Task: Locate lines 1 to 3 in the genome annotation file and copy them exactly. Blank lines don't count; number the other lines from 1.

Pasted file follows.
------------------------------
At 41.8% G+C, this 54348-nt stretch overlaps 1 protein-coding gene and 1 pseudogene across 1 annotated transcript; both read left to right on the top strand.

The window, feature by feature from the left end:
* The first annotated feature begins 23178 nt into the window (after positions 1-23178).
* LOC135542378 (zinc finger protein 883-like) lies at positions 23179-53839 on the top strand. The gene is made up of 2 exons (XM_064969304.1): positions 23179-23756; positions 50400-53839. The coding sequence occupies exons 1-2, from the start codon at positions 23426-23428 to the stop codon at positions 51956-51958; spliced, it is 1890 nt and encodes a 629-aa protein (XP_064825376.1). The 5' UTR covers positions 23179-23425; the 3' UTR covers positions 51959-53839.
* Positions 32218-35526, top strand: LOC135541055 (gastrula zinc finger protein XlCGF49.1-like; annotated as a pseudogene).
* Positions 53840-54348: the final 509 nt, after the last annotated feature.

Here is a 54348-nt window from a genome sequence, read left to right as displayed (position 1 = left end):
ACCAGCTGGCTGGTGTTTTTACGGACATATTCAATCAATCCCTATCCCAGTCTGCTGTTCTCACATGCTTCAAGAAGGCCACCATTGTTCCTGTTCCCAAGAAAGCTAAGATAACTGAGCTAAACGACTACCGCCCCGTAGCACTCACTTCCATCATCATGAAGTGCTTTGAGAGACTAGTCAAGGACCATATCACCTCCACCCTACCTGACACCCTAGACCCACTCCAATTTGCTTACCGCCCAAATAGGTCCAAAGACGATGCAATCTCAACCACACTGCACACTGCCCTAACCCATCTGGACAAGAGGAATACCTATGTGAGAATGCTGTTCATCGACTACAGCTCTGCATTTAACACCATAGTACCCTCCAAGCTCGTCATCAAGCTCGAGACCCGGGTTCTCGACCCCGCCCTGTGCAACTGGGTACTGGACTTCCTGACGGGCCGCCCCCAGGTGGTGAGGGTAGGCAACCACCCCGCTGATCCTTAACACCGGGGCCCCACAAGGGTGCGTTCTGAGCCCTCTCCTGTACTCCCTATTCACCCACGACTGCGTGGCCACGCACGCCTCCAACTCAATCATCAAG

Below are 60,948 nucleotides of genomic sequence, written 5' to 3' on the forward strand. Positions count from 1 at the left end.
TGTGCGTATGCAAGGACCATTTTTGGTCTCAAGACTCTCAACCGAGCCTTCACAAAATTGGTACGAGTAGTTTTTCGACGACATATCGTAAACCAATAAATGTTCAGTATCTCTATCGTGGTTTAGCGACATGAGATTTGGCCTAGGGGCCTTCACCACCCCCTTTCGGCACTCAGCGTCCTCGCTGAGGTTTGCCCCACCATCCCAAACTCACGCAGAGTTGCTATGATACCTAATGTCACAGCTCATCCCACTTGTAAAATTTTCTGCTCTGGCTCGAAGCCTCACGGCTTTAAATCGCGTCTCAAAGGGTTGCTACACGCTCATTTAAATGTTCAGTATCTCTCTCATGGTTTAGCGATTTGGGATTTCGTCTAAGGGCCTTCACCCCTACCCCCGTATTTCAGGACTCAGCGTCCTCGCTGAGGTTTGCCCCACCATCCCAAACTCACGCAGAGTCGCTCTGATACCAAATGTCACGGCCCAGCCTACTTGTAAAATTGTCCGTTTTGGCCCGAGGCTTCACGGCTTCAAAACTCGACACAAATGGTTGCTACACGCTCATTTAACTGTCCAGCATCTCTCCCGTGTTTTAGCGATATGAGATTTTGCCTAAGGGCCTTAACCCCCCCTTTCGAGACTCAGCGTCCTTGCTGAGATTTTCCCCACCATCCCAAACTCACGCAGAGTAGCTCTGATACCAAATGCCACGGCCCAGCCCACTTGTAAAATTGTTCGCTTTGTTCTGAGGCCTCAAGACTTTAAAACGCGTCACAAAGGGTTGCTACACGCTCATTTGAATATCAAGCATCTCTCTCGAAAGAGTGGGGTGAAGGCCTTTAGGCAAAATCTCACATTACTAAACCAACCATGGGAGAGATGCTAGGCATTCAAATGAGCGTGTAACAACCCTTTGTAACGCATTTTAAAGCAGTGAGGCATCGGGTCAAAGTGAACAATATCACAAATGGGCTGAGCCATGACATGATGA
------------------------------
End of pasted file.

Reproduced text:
At 41.8% G+C, this 54348-nt stretch overlaps 1 protein-coding gene and 1 pseudogene across 1 annotated transcript; both read left to right on the top strand.

The window, feature by feature from the left end:
* The first annotated feature begins 23178 nt into the window (after positions 1-23178).